SpaceX Crew Dragon capsule carries first-ever crew of four private citizens to International Space Station as US seeks to commercialise spaceflight
A SpaceX rocket has launched an historic mission to the International Space Station (ISS), the first to the ISS crewed entirely by civilians.
Industry executives and the US’ National Aeronautics and Space Administration (NASA) hailed the trip as a milestone in the commercialisation of space and low-earth orbit.
The four-man team selected by Houston, Texas-based start-up Axiom Space lifted off at 11:17 a.m. EST (1517 GMT) on Friday morning from NASA’s Kennedy Space Center in Cape Canaveral, Florida, for a ten-day mission.
It arrived at the space station on Saturday, after more than 20 hours of flight, with the autonomously operated Crew Dragon capsule docking with the ISS 250 miles above the Earth.
NASA video showed the 25-storey-tall SpaceX launch vehicle, a two-stage Falcon 9 rocket bearing a Crew Dragon manned unit, streaking into blue skies over Florida’s coast.
Axiom is seeking to book private rides to the ISS for those who can afford them, providing them with all necessary training.
The US government and the private sector are seeking to boost commercial activity to the ISS and to space in general.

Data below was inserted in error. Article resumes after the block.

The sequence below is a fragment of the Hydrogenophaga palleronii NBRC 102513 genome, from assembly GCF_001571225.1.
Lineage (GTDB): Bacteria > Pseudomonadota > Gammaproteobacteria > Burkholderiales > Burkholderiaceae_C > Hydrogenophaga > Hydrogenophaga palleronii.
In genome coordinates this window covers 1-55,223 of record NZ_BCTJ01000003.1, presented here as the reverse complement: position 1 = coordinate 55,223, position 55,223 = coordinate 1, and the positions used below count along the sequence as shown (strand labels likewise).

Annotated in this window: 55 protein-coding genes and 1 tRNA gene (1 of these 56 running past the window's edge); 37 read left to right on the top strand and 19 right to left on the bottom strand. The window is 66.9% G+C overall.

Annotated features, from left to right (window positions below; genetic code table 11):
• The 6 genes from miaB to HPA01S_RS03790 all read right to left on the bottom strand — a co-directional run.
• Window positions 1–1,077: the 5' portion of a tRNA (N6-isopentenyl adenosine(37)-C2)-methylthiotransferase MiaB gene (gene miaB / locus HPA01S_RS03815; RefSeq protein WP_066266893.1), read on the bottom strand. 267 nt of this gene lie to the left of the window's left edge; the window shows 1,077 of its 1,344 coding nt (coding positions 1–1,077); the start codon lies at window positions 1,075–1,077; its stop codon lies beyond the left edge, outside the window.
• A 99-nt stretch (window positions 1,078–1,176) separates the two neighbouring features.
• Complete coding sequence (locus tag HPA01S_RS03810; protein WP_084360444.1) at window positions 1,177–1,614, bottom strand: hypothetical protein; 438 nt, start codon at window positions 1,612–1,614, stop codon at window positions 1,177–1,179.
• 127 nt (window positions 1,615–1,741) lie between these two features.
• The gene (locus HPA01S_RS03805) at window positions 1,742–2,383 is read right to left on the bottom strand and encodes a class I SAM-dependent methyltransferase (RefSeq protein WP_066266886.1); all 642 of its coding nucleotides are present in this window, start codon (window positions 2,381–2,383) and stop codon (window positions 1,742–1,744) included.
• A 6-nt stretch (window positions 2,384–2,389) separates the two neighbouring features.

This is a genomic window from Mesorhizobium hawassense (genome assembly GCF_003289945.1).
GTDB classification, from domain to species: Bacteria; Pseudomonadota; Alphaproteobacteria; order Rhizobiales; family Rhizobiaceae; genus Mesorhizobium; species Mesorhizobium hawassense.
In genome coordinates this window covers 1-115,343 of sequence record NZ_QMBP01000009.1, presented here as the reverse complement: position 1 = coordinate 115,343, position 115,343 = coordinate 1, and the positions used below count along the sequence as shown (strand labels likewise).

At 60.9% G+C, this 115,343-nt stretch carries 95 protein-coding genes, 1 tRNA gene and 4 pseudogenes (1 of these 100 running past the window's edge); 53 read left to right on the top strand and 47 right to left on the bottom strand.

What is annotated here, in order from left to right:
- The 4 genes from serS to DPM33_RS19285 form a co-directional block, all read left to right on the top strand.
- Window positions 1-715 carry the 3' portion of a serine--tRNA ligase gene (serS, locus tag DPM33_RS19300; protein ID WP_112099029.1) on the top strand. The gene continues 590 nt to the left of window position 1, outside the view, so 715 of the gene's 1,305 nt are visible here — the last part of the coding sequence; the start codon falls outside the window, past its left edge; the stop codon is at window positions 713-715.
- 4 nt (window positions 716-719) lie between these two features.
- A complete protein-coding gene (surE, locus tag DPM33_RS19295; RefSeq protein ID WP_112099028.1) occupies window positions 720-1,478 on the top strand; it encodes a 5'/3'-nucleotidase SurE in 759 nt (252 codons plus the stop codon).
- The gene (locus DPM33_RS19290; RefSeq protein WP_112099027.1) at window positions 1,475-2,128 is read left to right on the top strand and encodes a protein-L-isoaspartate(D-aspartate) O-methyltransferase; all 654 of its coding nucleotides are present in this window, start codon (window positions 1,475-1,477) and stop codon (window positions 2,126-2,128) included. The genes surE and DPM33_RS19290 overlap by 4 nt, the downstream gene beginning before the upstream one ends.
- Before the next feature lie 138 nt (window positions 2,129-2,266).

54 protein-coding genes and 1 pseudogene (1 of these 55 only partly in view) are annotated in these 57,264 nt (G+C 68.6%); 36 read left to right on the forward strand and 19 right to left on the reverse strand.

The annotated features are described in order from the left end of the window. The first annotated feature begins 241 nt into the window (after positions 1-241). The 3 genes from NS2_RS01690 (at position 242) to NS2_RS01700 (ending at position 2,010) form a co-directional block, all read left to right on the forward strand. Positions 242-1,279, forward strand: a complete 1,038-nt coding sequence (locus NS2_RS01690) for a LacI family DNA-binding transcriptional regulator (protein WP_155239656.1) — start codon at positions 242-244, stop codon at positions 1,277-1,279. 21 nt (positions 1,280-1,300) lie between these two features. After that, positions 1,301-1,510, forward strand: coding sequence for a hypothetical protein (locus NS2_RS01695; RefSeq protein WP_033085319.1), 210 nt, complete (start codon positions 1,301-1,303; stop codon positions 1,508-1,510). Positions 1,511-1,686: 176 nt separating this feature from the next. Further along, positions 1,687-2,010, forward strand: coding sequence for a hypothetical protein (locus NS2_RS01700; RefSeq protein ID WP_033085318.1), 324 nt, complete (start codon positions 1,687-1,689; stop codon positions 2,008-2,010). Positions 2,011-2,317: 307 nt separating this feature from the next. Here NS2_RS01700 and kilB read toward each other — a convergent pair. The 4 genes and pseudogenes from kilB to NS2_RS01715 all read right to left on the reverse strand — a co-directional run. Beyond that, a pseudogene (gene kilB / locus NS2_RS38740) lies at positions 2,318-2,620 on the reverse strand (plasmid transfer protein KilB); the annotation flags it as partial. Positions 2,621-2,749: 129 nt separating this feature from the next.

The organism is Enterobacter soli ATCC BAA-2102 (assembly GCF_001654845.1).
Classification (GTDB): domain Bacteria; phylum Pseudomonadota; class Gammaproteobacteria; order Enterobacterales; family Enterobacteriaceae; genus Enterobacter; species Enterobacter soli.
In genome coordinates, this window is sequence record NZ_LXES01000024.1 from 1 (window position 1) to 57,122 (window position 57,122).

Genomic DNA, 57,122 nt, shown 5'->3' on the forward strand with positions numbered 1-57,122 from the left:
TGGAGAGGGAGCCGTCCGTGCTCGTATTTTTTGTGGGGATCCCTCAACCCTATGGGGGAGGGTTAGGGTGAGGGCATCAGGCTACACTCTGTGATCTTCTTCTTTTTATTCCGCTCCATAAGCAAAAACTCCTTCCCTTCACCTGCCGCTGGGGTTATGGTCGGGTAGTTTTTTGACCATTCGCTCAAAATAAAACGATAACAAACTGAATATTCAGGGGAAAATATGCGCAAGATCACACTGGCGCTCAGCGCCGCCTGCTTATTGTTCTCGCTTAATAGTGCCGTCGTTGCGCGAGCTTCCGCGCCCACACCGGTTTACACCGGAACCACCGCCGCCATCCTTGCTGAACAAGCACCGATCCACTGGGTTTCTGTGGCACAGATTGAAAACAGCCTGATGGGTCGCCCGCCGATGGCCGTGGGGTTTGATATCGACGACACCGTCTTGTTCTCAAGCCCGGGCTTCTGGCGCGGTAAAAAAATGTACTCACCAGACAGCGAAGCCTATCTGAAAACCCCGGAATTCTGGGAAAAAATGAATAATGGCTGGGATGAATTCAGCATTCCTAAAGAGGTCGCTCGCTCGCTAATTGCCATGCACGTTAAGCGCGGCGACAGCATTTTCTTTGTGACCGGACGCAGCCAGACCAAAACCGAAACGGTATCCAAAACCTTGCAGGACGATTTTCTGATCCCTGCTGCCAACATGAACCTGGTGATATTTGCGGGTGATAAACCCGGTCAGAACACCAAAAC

The AX-1 mission is commanded by Michael Lopez-Alegría, a retired NASA astronaut now employed by Axiom.
The remaining three passengers are paying customers – Israeli businessman Eytan Stibbe, Canadian investor Mark Pathy and Ohio-based real estate magnate Larry Connor.
Russia has sold seats on its Soyuz spacecraft in the past, but AX-1 is the first mission to space with a crew entirely comprised of private individuals.
It’s also the first time private citizens have travelled to the ISS on a US-made spacecraft.
Axiom has previously given a price of $55 million (£42m) per seat for a 10-day trip to the ISS, but declined to comment on the price for this particular mission, telling a press conference last year only that it is in the “tens of millions”.
NASA has said it charges $2,000 per day, per person for food in space with support from NASA astronauts costing commercial customers another $5.2m.
Mission support and planning by NASA costs an additional $4.8m, the agency has said.
Lopez-Alegría is a veteran of four trips to space from 1995 to 2007, during his time at NASA.